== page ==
A non-profit corporation is a corporation whose principal purpose is public benefit and not for producing a profit. A non-profit corporation may not distribute income to benefit its officers and/or directors. More importantly, a non-profit corporation is not an ordinary business and should not be used as an alternative form for a business with the primary purpose of generating a profit.
Yes, a non-profit corporation may generate a profit. Non-profit does not literally mean that a corporation cannot make a profit. A non-profit corporation can acquire more income that it spends on its exempt purpose. This profit can be utilized for operating expenses, including salaries. However, a non-profit corporation may not utilize its income to profit any director or officer.
You must incorporate the non-profit organization in your particular state, which consists of filing your organization’s articles of incorporation with the state. It is important that your organizing documents contain the required language and specific clauses, such as a detailed exempt purpose statement, to ensure that your non-profit will meet the requirements to qualify for Federal 501(c)(3) tax-exempt status. If you choose to incorporate your non-profit through surefilings, you only need to complete the online order form. surefilings will prepare and file your organizing documents.
You should choose a name that represents the purpose of your non-profit corporation. If you incorporate through surefilings, we will request a first and second name choice for your non-profit and complete a name availability search to assure that your name is available and not deceptively similar to any other legal entity. Further, you must choose a name that clearly indicates that your non-profit is incorporated, by including the words "Corporation", "Incorporated", "Corp.", or "Inc." in your name.
You are not required to form your non-profit in the state where it will be physically located. However, practical matters in choosing a location to incorporate should be taken into consideration, such as the state fees and the taxation laws governing that state. If your non-profit corporation will have only a few officers or directors and most of the activities will take place in one state, it is advisable to incorporate in that state. The disadvantages of not incorporating in your home state include the requirement of having to qualify to do business in a foreign state, being subjected to taxes in both your state of incorporation and the state in which you conduct business, and being susceptible to a law suit in your state of incorporation as well as the state in which you conduct business.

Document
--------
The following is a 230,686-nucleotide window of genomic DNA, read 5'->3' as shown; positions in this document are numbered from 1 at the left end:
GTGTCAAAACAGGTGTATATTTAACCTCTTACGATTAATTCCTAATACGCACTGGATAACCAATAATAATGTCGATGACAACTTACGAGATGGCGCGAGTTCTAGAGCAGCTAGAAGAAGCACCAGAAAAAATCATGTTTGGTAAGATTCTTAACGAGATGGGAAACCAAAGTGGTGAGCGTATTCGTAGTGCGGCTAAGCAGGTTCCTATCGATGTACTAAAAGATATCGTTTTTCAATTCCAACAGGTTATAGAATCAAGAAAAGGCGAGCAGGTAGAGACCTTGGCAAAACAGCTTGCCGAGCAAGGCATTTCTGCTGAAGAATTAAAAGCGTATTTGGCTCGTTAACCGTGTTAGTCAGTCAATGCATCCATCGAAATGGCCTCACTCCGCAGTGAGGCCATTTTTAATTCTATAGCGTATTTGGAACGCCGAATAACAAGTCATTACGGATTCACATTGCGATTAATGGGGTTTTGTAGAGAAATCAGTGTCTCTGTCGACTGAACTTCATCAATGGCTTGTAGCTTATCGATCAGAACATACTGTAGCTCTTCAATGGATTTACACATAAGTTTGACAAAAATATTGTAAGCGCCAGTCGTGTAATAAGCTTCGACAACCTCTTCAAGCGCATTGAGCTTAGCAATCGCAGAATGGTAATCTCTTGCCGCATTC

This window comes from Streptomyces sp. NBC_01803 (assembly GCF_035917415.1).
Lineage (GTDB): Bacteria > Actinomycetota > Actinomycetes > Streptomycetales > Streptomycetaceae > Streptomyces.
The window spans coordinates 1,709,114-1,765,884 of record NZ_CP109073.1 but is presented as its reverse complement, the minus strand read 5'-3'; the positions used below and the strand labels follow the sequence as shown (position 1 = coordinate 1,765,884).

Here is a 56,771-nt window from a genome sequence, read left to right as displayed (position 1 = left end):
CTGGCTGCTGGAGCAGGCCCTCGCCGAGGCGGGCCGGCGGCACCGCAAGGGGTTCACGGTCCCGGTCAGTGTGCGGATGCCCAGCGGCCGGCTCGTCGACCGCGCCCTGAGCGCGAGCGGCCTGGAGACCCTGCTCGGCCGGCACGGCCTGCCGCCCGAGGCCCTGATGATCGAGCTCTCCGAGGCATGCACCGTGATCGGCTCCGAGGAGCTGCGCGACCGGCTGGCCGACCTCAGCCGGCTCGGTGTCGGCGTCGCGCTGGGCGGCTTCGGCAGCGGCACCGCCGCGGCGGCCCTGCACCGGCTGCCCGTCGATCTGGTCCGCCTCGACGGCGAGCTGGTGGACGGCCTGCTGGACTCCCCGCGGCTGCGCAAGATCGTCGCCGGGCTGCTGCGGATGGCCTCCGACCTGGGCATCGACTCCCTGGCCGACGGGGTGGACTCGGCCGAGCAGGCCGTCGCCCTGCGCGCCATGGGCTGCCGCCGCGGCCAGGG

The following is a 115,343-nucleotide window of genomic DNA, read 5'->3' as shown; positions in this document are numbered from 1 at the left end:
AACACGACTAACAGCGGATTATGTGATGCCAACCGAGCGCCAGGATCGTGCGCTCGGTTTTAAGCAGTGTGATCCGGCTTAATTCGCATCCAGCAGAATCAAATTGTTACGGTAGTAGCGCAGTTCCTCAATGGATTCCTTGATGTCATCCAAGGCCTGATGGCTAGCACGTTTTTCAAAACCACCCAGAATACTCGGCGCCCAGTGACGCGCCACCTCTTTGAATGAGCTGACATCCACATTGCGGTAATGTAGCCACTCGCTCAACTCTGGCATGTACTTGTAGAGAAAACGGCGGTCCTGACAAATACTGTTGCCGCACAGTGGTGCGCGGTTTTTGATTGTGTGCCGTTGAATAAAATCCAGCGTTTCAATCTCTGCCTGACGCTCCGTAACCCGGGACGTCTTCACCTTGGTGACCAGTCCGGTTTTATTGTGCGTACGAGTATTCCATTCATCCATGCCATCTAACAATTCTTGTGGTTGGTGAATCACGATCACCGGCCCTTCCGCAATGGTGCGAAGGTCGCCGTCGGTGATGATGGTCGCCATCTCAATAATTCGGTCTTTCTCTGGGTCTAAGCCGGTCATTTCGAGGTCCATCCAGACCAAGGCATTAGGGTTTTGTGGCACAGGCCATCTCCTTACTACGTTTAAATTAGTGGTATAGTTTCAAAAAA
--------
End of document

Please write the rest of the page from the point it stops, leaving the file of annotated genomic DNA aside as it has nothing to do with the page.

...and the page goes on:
Yes, a non-profit corporation may pay a reasonable salary to its officers, directors and/or employees for services rendered to the non-profit corporation and associated to its exempt purpose.
The majority of states require non-profit corporations to have a minimum of three directors. However, some states allow for less than three directors. A small number of states require only one director.
Absolutely not. Being formed as a non-profit corporation does not automatically mean that the corporation is tax-exempt for federal and, in some instances, state income tax. A "tax-exempt" corporation is a distinctive entity that has gained an exemption from income tax liability. A non-profit corporation is not eligible for exemption from income tax liability until it applies for and has been approved by the IRS for tax-exempt status.
Once you receive the filed Articles of Incorporation, which signifies the formation of the corporation by your state, your corporation will need to hold an organizational meeting of the initial shareholders and directors. At this meeting the directors will typically adopt corporate bylaws, distribute corporation stock to initial shareholders, and appoint corporate officers. Also, in most states, directors must meet at least once a year, as directors typically must be elected (or reelected) each year. At the annual meeting the board members accept their election to the board, and transact any other necessary business. The date, time, and location of the annual meeting is typically specified in the bylaws. Written notification of the annual meetings is not usually required, but it is probably a good idea. Other regular meetings may be held as spelled out in the bylaws. Special meetings may be called, and it is typically required that directors receive written notice of the date, place, and purpose all special meetings of directors.
NOTE: It is important to observe these formalities and take corporate minutes of the required meetings. Failure to follow these formalities and properly document your meetings (i.e. keeping minutes) can place your corporate status in jeopardy. The necessary record keeping material, sample bylaws, and stock certificates are included in the Customized Corporate Kit provided by surefilings.